Christy said that, worst-case scenario, "all we really have to have is a cast and people that actually produce the play to be able to open."
"We already have a large percentage of the cast who have said they are willing to put it on for whatever comes in at each performance; dozens have said they would volunteer if necessary," he said determinedly. "That's not what our plan is, but what I'm trying to tell you is, we are going to have this play."
The first step in re-opening the Passion Play has been carried out, he said: re-opening the grounds, the Gift Shop and the Bible Museum. They are now open, he said. "The Christ of the Ozarks is open for daily viewing, and we want people to come out and visit the Passion Play grounds now."
They've also begun their fundraising drive to open the approximately $200K needed to launch the season by the beginning of May. About $15,000 has been raised thus far, through donations and pre-sales of tickets for opening weekend. He said they've also had some interest already in the Save-A-Seat program, where donors pay $250 for a seat and it's named after them or a loved one.
Another step in the reorganization is reducing ticket prices, Christy said. An adult admission last year was about $27; this year it will be $24.85, or $19.85 if purchased at leasts 30 days in advance. A ticket that includes admission to everything on the grounds last year cost $62 or more, and this year it will cost just $39.85, he said, and this year it includes a second day of admission so the ticket-holder can "take their time and return the next day to explore the grounds and all it has to offer."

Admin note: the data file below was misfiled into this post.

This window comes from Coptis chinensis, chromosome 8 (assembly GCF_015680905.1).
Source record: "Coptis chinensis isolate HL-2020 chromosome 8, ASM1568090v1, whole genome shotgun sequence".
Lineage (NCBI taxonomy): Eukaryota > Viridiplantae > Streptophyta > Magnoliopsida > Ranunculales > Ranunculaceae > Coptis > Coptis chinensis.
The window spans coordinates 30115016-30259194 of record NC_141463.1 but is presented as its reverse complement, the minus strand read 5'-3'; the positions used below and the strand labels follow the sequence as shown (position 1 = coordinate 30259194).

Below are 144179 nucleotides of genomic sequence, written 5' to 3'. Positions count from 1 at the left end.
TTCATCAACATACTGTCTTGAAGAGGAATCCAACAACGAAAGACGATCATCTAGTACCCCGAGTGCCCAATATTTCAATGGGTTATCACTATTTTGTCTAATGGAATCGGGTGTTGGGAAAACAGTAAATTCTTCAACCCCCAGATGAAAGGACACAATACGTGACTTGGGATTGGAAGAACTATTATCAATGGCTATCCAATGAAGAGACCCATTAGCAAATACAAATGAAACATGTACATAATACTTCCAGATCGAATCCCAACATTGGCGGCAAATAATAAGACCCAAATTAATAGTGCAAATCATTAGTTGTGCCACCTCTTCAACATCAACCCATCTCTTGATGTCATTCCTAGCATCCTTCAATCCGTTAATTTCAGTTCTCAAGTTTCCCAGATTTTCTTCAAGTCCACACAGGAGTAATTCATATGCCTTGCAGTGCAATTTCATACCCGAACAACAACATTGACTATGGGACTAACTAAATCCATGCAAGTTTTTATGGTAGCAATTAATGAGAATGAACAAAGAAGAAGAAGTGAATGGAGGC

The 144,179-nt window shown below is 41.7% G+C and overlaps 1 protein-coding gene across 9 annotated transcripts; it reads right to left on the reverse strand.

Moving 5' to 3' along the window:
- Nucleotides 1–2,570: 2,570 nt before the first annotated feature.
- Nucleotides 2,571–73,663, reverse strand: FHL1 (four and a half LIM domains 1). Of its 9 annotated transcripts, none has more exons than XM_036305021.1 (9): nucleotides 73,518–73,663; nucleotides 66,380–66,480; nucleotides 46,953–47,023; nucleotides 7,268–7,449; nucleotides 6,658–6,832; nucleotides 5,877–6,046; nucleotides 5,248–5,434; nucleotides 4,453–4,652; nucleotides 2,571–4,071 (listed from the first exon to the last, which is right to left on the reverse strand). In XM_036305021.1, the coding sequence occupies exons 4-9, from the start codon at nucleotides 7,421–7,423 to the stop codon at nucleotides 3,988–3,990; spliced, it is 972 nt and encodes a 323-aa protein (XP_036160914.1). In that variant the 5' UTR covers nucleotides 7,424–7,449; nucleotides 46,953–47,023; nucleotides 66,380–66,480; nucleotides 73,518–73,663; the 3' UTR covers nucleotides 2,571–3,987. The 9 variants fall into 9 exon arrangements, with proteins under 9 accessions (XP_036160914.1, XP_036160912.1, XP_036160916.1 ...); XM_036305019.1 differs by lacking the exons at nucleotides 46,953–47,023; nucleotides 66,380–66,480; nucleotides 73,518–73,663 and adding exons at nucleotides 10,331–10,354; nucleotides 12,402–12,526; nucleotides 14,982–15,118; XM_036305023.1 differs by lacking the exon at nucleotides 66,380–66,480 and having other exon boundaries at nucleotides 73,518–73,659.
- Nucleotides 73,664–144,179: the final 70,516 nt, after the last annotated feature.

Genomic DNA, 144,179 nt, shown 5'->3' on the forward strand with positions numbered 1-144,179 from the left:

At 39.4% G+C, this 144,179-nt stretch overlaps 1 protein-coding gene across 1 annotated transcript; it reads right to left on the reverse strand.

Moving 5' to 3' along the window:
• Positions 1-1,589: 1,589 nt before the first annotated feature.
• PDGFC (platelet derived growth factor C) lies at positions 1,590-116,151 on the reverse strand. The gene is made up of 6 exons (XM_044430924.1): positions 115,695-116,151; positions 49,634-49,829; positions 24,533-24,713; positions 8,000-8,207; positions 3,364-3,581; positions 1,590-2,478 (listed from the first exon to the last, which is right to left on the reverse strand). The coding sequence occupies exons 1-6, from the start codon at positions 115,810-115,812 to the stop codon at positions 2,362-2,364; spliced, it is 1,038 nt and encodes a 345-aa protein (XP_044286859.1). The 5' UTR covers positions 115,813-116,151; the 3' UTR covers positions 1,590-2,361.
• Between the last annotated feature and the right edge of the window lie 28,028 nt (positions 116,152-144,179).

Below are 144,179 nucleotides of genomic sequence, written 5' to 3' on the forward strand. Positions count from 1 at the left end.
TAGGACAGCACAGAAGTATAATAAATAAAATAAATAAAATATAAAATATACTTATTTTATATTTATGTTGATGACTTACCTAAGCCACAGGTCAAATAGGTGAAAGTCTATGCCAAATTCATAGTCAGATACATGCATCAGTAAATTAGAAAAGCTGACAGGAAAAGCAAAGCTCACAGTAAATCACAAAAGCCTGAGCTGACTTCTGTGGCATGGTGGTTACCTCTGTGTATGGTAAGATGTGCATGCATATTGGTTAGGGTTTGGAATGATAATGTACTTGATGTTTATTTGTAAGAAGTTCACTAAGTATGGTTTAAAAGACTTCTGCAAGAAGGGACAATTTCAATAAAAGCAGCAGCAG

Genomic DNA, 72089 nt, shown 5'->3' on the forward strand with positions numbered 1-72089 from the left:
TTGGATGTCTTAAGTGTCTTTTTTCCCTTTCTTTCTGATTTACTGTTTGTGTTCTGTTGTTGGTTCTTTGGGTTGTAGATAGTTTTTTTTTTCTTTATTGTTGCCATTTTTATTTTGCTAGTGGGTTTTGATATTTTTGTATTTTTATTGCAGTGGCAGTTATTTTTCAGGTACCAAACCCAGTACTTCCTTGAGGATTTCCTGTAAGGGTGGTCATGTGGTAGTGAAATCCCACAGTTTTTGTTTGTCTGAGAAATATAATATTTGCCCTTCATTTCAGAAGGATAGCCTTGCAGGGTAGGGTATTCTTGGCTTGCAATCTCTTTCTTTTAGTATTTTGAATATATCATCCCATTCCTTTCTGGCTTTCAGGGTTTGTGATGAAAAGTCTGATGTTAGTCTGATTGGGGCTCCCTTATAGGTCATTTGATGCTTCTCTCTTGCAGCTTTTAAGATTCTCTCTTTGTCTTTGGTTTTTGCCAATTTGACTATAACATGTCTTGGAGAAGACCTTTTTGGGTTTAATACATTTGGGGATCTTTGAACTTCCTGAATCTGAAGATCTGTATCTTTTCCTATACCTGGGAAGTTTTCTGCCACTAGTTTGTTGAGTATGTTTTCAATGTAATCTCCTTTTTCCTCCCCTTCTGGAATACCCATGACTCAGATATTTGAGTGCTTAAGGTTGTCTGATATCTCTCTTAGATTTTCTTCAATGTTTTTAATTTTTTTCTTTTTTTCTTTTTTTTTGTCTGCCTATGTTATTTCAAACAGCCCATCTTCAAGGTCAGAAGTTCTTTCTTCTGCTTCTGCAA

There will also be family ticket packages that offer additional savings, he said, and an optional dinner package add-on called the Great Hall Experience that will take the place of the now-defunct dinner theater.
In order to raise the much-needed funds to pay down the Play's $2.53 million debt on the property and renovate the worn-out buildings and production equipment, Christy said the Play will be seeking corporate sponsors and underwriters.
"We do not have any interest yet, but it's been done a lot of other places, so we're going to try it here," he said. "We have a lot of experience with corporate underwriters with our radio network, so we're going to give it a try. We are hoping there will be some philanthropists who will want to underwrite the display of some of our amazing pieces at the Bible Museum, and for example some corporate sponsors to fund the renovation of the amphitheater and some of the other buildings. Of course we are willing to name the buildings and such after the underwriters and sponsors ... to totally eliminate the debt of the Passion Play."
Christy said he and the other board members have high hopes for success for breathing new life into the Passion Play and seeing it succeed.
"I have never been so inspired by how many people seem to really care," he said. "The only way this is going to succeed is if a bunch of people come together on a large scale and make this happen. But I have never had so many people wanting to help with something as I have with this project."